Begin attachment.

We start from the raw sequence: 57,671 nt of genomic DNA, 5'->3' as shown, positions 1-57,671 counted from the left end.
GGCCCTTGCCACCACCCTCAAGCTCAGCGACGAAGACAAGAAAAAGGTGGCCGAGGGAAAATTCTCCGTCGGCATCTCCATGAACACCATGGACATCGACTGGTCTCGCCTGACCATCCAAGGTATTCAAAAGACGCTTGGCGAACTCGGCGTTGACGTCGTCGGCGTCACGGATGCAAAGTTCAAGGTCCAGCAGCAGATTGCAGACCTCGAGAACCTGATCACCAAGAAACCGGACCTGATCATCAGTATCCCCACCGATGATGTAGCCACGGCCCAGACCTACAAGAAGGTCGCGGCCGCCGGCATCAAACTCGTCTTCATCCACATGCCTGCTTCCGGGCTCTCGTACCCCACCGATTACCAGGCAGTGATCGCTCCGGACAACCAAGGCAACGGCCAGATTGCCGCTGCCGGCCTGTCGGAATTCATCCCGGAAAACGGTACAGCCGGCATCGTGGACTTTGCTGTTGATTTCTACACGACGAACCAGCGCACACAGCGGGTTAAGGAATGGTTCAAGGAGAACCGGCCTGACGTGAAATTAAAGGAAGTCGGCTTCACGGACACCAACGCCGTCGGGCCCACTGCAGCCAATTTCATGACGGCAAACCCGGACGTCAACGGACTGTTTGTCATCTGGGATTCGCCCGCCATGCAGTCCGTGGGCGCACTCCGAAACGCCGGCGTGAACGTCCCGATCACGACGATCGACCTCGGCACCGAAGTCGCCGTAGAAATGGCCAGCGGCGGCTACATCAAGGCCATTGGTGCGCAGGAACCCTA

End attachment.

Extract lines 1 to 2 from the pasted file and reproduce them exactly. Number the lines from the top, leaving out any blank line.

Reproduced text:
We start from the raw sequence: 57,671 nt of genomic DNA, 5'->3' as shown, positions 1-57,671 counted from the left end.
GGCCCTTGCCACCACCCTCAAGCTCAGCGACGAAGACAAGAAAAAGGTGGCCGAGGGAAAATTCTCCGTCGGCATCTCCATGAACACCATGGACATCGACTGGTCTCGCCTGACCATCCAAGGTATTCAAAAGACGCTTGGCGAACTCGGCGTTGACGTCGTCGGCGTCACGGATGCAAAGTTCAAGGTCCAGCAGCAGATTGCAGACCTCGAGAACCTGATCACCAAGAAACCGGACCTGATCATCAGTATCCCCACCGATGATGTAGCCACGGCCCAGACCTACAAGAAGGTCGCGGCCGCCGGCATCAAACTCGTCTTCATCCACATGCCTGCTTCCGGGCTCTCGTACCCCACCGATTACCAGGCAGTGATCGCTCCGGACAACCAAGGCAACGGCCAGATTGCCGCTGCCGGCCTGTCGGAATTCATCCCGGAAAACGGTACAGCCGGCATCGTGGACTTTGCTGTTGATTTCTACACGACGAACCAGCGCACACAGCGGGTTAAGGAATGGTTCAAGGAGAACCGGCCTGACGTGAAATTAAAGGAAGTCGGCTTCACGGACACCAACGCCGTCGGGCCCACTGCAGCCAATTTCATGACGGCAAACCCGGACGTCAACGGACTGTTTGTCATCTGGGATTCGCCCGCCATGCAGTCCGTGGGCGCACTCCGAAACGCCGGCGTGAACGTCCCGATCACGACGATCGACCTCGGCACCGAAGTCGCCGTAGAAATGGCCAGCGGCGGCTACATCAAGGCCATTGGTGCGCAGGAACCCTA